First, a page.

More on Charity Boards and Tough Times

Yesterday's post, Are Charity Boards Ready for Tough Times Ahead?, covered in broad terms a board member's duties to lead an organization during challenging periods.  Here are some specific matters demanding a board's attention:

Insolvency.  Boards must pay proper attention to ensure that the organization remains solvent and able to pay its obligations as they become due.  If the organization enters the "zone of insolvency," a board member's responsibilities expand from a fiduciary responsibility to protect the assets of the charity to a broader role of balancing the interests of its creditors and other stakeholders.  In addition, the board must plan a way for the charity to become solvent (financial turnaround) or decide to merge or dissolve.  Because of the fragile nature of the charity while it struggles with the imminent threat of insolvency, the board should consider reviewing its existing governance policies and adopting temporary governance policies covering areas such as:

  • Conflicts of interest
  • Whistleblower
  • Budget adjustments and board review of financial performance
  • Financial management policies (including restrictions against "borrowing" from temporarily restricted net assets)
  • Investment policies
  • Controls on entering into new contracts or incurring new obligations without board approval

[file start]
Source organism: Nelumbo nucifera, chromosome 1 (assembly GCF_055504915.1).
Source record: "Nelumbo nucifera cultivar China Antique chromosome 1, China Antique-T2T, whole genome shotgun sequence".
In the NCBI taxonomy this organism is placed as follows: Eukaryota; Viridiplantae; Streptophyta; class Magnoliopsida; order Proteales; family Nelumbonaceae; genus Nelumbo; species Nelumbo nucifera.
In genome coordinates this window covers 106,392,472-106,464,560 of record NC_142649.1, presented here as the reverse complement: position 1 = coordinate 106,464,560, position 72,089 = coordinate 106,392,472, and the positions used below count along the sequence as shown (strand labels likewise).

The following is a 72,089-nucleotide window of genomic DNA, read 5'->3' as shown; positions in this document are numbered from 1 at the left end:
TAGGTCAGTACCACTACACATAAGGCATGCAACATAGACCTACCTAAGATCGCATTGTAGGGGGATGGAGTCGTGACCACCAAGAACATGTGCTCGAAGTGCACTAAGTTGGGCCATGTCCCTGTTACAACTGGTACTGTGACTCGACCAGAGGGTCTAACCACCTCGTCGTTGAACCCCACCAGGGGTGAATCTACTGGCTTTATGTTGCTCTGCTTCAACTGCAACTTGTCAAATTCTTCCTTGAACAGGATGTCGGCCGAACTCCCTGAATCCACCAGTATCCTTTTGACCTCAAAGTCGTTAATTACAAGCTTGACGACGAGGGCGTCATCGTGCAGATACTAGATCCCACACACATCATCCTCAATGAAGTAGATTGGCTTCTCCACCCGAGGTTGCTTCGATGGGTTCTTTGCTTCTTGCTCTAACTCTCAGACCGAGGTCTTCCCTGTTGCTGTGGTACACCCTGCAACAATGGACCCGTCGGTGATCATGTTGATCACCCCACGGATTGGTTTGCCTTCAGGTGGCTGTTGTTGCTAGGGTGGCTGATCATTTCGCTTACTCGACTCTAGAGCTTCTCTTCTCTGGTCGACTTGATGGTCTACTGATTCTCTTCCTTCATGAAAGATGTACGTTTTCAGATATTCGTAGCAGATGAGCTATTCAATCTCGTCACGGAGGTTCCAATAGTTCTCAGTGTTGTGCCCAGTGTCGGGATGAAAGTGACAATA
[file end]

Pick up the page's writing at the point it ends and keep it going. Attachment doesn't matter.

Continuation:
• Controls on ensuring all payroll tax obligations are timely paid

Debt covenant compliance.  Boards must pay attention to the charity's debt covenants to protect against defaulting on a loan agreement.  For example, in order to obtain a loan, a charity may have agreed to maintain a certain net fund balance or unrestricted assets ratio.  During challenging periods, it may be difficult to maintain such levels.  And this problem may have been exasperated by a change in the laws and accounting rules governing the characterization of assets (e.g., UPMIFA and FSP 117-1).  Talk to your accountant about this.

Investments.  The board must provide greater oversight over its investments during challenging periods.  Is the portfolio and its management prudent under such circumstances?  Is cash flow an issue?  What are the opportunities and threats associated with the investments apart from their returns?  How does the board provide oversight?  If management of the investments is delegated to an investment committee, how does the board oversee this committee?

Program and staffing decisions.  Boards must determine if, under the challenging circumstances, programs need to be cut, transferred, or restructured.  In addition, they must make decisions about the size and deployment of the workforce.  The simplest decision to implement may at times be an elimination of a program or a reduction in the workforce.  But the simplest decision may not be the best or the easiest decision.  Boards really need to think and discuss the options and not leave all of these critical organizational decisions up to the executive or staff.